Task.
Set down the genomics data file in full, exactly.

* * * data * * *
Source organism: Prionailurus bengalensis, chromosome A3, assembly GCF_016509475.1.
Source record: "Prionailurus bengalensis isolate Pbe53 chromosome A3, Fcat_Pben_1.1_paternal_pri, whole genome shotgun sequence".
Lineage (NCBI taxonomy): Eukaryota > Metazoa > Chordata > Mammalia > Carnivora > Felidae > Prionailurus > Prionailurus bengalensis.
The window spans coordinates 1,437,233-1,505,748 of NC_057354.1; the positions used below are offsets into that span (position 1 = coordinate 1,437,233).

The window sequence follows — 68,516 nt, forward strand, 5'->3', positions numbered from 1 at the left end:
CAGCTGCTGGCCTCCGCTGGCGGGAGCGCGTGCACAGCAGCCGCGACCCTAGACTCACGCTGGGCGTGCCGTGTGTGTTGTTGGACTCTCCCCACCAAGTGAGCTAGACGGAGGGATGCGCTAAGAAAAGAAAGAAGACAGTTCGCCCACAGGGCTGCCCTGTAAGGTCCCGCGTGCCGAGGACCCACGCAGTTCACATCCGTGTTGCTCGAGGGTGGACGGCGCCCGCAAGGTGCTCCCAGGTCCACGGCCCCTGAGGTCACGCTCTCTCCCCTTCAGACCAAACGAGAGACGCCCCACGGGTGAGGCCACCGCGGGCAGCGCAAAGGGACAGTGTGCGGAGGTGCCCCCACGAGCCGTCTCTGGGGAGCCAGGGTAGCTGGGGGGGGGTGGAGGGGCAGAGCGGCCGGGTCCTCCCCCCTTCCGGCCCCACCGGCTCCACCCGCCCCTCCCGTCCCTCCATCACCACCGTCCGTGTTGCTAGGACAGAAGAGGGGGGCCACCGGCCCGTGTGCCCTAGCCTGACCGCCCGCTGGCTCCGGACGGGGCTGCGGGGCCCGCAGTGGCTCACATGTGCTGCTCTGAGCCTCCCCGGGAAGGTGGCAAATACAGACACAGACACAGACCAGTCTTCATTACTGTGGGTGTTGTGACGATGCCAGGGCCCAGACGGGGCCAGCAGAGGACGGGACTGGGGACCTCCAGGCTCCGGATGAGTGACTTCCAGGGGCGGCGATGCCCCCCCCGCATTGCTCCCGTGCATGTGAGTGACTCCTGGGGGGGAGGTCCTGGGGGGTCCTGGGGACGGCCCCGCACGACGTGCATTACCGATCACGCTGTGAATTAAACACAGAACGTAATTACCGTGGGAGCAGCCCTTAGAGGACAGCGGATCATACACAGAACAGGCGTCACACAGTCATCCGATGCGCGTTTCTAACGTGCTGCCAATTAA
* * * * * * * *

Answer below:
Source organism: Prionailurus bengalensis, chromosome A3, assembly GCF_016509475.1.
Source record: "Prionailurus bengalensis isolate Pbe53 chromosome A3, Fcat_Pben_1.1_paternal_pri, whole genome shotgun sequence".
Lineage (NCBI taxonomy): Eukaryota > Metazoa > Chordata > Mammalia > Carnivora > Felidae > Prionailurus > Prionailurus bengalensis.
The window spans coordinates 1,437,233-1,505,748 of NC_057354.1; the positions used below are offsets into that span (position 1 = coordinate 1,437,233).

The window sequence follows — 68,516 nt, forward strand, 5'->3', positions numbered from 1 at the left end:
CAGCTGCTGGCCTCCGCTGGCGGGAGCGCGTGCACAGCAGCCGCGACCCTAGACTCACGCTGGGCGTGCCGTGTGTGTTGTTGGACTCTCCCCACCAAGTGAGCTAGACGGAGGGATGCGCTAAGAAAAGAAAGAAGACAGTTCGCCCACAGGGCTGCCCTGTAAGGTCCCGCGTGCCGAGGACCCACGCAGTTCACATCCGTGTTGCTCGAGGGTGGACGGCGCCCGCAAGGTGCTCCCAGGTCCACGGCCCCTGAGGTCACGCTCTCTCCCCTTCAGACCAAACGAGAGACGCCCCACGGGTGAGGCCACCGCGGGCAGCGCAAAGGGACAGTGTGCGGAGGTGCCCCCACGAGCCGTCTCTGGGGAGCCAGGGTAGCTGGGGGGGGGTGGAGGGGCAGAGCGGCCGGGTCCTCCCCCCTTCCGGCCCCACCGGCTCCACCCGCCCCTCCCGTCCCTCCATCACCACCGTCCGTGTTGCTAGGACAGAAGAGGGGGGCCACCGGCCCGTGTGCCCTAGCCTGACCGCCCGCTGGCTCCGGACGGGGCTGCGGGGCCCGCAGTGGCTCACATGTGCTGCTCTGAGCCTCCCCGGGAAGGTGGCAAATACAGACACAGACACAGACCAGTCTTCATTACTGTGGGTGTTGTGACGATGCCAGGGCCCAGACGGGGCCAGCAGAGGACGGGACTGGGGACCTCCAGGCTCCGGATGAGTGACTTCCAGGGGCGGCGATGCCCCCCCCGCATTGCTCCCGTGCATGTGAGTGACTCCTGGGGGGGAGGTCCTGGGGGGTCCTGGGGACGGCCCCGCACGACGTGCATTACCGATCACGCTGTGAATTAAACACAGAACGTAATTACCGTGGGAGCAGCCCTTAGAGGACAGCGGATCATACACAGAACAGGCGTCACACAGTCATCCGATGCGCGTTTCTAACGTGCTGCCAATTAA